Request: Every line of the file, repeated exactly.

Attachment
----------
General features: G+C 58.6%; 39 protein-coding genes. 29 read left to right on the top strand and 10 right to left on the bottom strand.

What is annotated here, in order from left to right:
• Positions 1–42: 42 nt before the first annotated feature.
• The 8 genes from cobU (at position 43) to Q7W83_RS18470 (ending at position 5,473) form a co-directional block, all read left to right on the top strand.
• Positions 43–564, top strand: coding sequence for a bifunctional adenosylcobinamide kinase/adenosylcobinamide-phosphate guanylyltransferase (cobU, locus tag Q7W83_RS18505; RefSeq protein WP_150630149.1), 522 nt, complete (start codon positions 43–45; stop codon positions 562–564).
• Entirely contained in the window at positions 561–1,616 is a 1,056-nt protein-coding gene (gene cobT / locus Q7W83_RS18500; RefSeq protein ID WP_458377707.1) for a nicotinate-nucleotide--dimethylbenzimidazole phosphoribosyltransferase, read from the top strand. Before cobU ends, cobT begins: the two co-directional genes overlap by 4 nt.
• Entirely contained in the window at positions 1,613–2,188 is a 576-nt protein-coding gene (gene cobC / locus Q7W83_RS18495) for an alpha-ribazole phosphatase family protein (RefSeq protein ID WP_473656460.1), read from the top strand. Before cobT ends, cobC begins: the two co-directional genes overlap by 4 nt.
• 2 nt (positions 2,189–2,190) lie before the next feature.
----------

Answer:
General features: G+C 58.6%; 39 protein-coding genes. 29 read left to right on the top strand and 10 right to left on the bottom strand.

What is annotated here, in order from left to right:
• Positions 1–42: 42 nt before the first annotated feature.
• The 8 genes from cobU (at position 43) to Q7W83_RS18470 (ending at position 5,473) form a co-directional block, all read left to right on the top strand.
• Positions 43–564, top strand: coding sequence for a bifunctional adenosylcobinamide kinase/adenosylcobinamide-phosphate guanylyltransferase (cobU, locus tag Q7W83_RS18505; RefSeq protein WP_150630149.1), 522 nt, complete (start codon positions 43–45; stop codon positions 562–564).
• Entirely contained in the window at positions 561–1,616 is a 1,056-nt protein-coding gene (gene cobT / locus Q7W83_RS18500; RefSeq protein ID WP_458377707.1) for a nicotinate-nucleotide--dimethylbenzimidazole phosphoribosyltransferase, read from the top strand. Before cobU ends, cobT begins: the two co-directional genes overlap by 4 nt.
• Entirely contained in the window at positions 1,613–2,188 is a 576-nt protein-coding gene (gene cobC / locus Q7W83_RS18495) for an alpha-ribazole phosphatase family protein (RefSeq protein ID WP_473656460.1), read from the top strand. Before cobT ends, cobC begins: the two co-directional genes overlap by 4 nt.
• 2 nt (positions 2,189–2,190) lie before the next feature.